8V Lithimum-powered cordless rotary tool in full effect! I used Dad’s leftover Gorilla wood glue and clamps to double up rough cut wooden brackets, then sanded things down nice and tidy with the new tool before wrapping the wooden mounts in more Noico. (No pictures of this, though.)
PS: Did you see the little gray heater under the steering wheel? I forgot Noico needs to be applied at or above 70°F/21°C to ensure the adhesive works. It hasn’t been that warm in the garage for weeks, so I’ve been keeping a 1500W heater running inside the truck with the windows mostly up for a few days. It’s keeping the interior a nice, toasty 80°F/27°C. Last thing I want is a bunch of Noico falling off behind the trim!
What’s going on here? It looked like things were so close a minute ago, right? That’s what I was thinking, too. Man! So this was the third time I had to reinstall that lower dash bar on the driver side. If you’ve ever R&R’d one of these, you know how much of a PITA it can be.
See those two, larger arch-looking things sticking up under the steering column in the first picture below? A decent sized, 12mm bolt goes through each of them at the peak, mounting them to the internal dash bar structure. They mount to the fascia trim via little machine screws at the bottom (tucked inconveniently behind the hood and fuel door pulls), and via 10mm nuts that pinch the lower edge of the upper dashboard.
If you don’t tighten any of them down, things don’t line up and it fights you. If you tighten any of them down, things line up even worse and it fights you. In a perfect world, you’d install the brackets, then hang the trim from the pinch nuts and install a couple screws. In reality, you muscle the whole fucking thing into place and hold it with your shoulder while you carefully slip a socket extension through a small trim hole and angle the bolt just right to thread into the internal dash bar. And it fights you.
And then one of the bolts shears in the hole and you decide to spend a couple days playing with speakers instead.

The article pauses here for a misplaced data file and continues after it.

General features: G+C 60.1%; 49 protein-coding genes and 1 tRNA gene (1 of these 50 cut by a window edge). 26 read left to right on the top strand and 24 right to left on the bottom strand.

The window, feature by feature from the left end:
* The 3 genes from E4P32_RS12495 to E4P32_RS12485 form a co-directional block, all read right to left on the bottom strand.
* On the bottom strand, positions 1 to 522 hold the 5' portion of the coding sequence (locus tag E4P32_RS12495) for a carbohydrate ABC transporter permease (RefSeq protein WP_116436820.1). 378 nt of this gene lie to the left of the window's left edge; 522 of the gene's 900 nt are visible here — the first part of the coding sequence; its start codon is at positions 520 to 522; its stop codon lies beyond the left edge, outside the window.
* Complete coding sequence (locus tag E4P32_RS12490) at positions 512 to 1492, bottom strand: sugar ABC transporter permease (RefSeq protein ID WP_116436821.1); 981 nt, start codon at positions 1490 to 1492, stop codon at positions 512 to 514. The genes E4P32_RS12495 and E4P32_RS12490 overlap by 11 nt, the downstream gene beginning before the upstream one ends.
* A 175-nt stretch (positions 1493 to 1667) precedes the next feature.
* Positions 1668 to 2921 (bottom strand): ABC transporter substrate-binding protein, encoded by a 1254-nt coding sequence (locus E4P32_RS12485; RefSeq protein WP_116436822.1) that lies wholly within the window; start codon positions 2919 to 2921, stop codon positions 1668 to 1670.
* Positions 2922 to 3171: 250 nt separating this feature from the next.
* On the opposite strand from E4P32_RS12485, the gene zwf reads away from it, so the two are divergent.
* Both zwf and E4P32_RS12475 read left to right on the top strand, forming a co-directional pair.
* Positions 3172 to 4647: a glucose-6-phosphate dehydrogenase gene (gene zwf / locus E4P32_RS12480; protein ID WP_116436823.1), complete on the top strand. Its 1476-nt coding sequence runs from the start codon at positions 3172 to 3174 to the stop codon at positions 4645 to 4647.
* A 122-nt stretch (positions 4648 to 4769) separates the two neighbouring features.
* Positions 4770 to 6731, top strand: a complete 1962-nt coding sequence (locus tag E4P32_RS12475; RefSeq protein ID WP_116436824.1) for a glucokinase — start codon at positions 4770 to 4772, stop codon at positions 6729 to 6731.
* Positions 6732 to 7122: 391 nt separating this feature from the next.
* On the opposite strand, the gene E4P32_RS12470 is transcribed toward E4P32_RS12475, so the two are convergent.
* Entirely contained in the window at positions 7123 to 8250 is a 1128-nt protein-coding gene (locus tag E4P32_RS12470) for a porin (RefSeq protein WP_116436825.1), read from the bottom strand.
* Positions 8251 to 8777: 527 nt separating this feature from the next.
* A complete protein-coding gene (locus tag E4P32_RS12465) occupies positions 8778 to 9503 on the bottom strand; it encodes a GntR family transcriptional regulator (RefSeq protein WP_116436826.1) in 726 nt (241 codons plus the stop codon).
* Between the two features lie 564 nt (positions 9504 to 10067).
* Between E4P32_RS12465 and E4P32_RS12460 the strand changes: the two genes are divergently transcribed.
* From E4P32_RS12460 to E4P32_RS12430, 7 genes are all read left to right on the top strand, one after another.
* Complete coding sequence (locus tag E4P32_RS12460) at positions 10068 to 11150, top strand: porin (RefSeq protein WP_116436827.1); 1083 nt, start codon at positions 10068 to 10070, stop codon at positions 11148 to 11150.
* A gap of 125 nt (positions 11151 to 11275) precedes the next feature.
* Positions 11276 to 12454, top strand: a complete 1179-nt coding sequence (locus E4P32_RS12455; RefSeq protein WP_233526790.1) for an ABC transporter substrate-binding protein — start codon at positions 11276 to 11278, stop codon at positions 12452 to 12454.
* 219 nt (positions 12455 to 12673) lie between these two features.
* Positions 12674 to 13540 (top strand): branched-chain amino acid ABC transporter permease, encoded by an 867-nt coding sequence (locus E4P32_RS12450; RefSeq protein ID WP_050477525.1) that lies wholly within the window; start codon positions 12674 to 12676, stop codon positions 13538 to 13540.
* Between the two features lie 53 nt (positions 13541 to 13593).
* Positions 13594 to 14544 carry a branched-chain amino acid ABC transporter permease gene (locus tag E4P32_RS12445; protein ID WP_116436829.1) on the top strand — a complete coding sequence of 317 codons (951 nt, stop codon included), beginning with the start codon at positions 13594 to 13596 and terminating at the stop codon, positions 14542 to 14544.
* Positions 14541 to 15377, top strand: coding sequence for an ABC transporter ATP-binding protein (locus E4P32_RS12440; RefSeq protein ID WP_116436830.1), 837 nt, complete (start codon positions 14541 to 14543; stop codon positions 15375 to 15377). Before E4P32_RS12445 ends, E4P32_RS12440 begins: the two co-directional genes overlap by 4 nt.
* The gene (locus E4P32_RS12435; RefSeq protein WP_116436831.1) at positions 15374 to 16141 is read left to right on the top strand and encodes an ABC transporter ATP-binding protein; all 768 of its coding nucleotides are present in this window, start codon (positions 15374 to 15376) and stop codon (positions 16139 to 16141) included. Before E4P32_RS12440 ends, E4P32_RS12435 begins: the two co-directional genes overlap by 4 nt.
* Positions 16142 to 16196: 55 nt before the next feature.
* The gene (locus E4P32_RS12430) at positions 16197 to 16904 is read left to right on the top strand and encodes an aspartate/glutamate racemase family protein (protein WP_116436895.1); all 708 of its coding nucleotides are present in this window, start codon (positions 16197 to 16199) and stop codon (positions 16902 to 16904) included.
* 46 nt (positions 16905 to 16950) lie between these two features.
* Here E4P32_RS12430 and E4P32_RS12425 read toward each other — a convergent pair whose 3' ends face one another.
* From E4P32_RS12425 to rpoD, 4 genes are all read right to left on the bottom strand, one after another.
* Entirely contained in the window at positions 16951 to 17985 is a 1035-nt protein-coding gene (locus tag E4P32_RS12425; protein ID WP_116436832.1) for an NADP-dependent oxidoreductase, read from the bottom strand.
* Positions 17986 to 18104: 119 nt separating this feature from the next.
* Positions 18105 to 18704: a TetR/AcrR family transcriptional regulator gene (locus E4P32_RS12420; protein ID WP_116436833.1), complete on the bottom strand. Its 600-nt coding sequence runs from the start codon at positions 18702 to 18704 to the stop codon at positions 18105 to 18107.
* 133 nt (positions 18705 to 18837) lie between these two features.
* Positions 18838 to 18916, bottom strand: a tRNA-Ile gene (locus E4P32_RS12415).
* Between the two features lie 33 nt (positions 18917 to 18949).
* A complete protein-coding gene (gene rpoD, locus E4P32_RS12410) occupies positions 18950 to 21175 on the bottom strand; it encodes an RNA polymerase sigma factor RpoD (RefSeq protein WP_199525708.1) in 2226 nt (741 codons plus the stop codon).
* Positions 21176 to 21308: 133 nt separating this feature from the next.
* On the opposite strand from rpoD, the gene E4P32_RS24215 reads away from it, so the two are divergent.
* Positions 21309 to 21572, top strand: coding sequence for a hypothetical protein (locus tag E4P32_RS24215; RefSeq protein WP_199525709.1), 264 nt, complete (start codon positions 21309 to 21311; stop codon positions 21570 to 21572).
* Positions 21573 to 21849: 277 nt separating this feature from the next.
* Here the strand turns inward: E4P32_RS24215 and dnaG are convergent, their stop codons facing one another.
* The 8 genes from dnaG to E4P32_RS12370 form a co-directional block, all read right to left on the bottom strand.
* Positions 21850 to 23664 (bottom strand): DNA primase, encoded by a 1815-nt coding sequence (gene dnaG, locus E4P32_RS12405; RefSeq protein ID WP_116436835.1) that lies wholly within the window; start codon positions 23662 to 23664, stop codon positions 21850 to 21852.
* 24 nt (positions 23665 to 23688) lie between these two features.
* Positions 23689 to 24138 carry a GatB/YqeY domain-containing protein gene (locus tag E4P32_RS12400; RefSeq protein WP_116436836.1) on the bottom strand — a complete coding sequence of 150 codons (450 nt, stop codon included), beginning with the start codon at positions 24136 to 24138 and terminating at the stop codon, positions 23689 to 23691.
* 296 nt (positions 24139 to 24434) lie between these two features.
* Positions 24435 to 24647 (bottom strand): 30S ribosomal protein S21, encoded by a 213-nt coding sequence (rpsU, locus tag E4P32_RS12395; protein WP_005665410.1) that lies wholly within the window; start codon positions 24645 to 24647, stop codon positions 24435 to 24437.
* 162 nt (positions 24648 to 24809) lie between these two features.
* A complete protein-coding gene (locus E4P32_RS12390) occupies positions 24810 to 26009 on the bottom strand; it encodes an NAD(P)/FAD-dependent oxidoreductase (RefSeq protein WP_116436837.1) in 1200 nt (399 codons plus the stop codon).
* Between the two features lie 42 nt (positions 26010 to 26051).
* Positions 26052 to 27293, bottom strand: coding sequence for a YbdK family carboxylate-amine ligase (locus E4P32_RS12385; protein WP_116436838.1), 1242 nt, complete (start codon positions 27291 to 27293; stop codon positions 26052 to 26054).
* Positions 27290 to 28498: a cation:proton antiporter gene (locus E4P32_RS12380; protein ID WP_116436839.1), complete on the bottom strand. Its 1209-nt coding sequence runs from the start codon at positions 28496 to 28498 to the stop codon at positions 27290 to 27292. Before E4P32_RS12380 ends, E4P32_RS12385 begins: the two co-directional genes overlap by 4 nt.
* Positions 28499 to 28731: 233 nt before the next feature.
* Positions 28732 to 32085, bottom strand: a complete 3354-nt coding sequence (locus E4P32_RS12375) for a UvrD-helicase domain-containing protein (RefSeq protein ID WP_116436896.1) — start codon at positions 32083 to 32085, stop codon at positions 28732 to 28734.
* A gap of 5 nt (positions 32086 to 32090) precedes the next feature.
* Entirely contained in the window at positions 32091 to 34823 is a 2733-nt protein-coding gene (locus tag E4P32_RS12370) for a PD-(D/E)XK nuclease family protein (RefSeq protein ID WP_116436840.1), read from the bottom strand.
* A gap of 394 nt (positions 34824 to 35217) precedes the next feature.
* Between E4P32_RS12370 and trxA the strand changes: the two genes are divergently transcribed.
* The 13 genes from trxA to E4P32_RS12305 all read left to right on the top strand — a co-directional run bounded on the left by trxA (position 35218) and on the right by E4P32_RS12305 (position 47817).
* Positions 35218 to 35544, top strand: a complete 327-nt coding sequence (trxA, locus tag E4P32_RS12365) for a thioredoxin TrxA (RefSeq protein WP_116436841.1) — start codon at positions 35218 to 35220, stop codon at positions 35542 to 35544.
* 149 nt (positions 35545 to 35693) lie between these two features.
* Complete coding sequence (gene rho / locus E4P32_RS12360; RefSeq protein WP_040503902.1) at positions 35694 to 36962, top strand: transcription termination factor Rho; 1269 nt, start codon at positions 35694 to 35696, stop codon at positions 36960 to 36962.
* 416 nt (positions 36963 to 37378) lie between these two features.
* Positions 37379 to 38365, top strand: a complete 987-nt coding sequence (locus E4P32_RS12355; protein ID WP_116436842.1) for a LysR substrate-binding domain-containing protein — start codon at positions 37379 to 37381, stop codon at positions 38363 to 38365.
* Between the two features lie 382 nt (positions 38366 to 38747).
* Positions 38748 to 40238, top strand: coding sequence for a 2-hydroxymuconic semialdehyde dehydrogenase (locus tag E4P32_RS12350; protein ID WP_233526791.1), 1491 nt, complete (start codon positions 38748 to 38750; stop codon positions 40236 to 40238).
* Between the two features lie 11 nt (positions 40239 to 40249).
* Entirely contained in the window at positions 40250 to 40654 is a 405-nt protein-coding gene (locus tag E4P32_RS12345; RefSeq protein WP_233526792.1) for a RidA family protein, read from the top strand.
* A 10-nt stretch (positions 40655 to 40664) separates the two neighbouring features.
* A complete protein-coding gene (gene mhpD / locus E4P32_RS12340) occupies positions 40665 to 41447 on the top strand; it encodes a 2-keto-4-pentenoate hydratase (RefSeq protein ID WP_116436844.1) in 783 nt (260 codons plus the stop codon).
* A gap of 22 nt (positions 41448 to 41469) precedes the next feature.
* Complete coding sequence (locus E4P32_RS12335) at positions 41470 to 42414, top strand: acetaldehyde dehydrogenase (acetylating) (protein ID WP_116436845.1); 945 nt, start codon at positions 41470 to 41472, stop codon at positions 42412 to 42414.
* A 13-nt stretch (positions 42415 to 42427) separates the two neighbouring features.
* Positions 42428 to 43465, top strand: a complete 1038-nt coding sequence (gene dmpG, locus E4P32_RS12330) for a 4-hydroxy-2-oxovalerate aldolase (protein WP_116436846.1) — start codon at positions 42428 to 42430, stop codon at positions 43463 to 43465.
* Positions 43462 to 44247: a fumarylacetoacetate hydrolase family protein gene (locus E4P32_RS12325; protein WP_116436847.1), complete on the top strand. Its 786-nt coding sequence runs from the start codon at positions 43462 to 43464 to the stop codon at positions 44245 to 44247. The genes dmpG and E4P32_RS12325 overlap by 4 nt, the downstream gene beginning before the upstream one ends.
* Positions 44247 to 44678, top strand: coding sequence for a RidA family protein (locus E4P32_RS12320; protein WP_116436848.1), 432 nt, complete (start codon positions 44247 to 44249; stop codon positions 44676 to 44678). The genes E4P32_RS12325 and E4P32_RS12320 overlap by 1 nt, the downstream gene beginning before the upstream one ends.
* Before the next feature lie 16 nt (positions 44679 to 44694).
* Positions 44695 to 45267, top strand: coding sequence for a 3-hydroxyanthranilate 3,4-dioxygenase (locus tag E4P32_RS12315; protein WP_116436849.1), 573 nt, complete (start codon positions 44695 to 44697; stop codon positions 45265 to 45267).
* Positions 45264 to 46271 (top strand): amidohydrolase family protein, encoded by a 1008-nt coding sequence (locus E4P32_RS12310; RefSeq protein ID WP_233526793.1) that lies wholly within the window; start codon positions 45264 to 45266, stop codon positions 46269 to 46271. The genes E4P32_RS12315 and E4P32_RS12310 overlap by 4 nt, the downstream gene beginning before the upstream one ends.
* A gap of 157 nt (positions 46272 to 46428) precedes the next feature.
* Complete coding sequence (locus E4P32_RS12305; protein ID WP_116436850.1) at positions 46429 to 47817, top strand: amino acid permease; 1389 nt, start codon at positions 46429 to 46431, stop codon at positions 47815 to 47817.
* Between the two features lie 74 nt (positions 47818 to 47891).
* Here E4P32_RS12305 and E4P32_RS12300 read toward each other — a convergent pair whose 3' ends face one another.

Silent Lucidity II: Android Auto
Finally catching up with Phil on this front! I picked up an Ottocast 10.25" touchscreen. It’s got a webcam I won’t be using (because it’s too low to see over the wipers and I already have a front-facing Garmin up behind the rearview) and is hardwired to switched 12VDC under the center console and to the AUX port on the front of my deck.
It takes about a minute to boot into Android Auto, and it doesn’t pause/stop with the deck being on/off, but otherwise, it’s pretty close to what we’ve got in the Mazda. Not entirely sure the AUX output is particularly high quality, but I can dial in the EQ on the deck to adjust.
The OE gauge pod enclosure almost fits, so I’ll be playing with that over the winter, methinks. In the meantime, I’m itching to get the rest of the lower trim installed so I can start daily driving Fezzik again.
BONUS: Triple Black ND2 Mazda Miata Cup
Black on black on black with BOSE, Recaro, BBS, and Brembo goodies. So. Much. Want. US$37K, though. If I put 10% of that into the CX-50…
Good question. I need to do some more thinking, but it feels like:
- reconnect speedometer reed switch (so speedo works)
- remove sheared bolt & install lower driver’s dash panel
- r&r/troubleshoot dead 12VDC outlet
- install switches for second row outlets
- pre-wire second row seat heaters
- install first row seat heaters
- paint/install rear interior trim panels
- install amp power/ground blocks in amp box
- install sub on passenger rear wall
- fabricate/install rear cargo cover
- test ceiling mounted house circuits
- pre-install fiber optic light unit
- r&r sunroof
- Noico ceiling
- bleed brakes
- replace reverse lights
- mount ditch lights
- fabricate/install splash guards & mud flaps
- wire up all aux lighting switches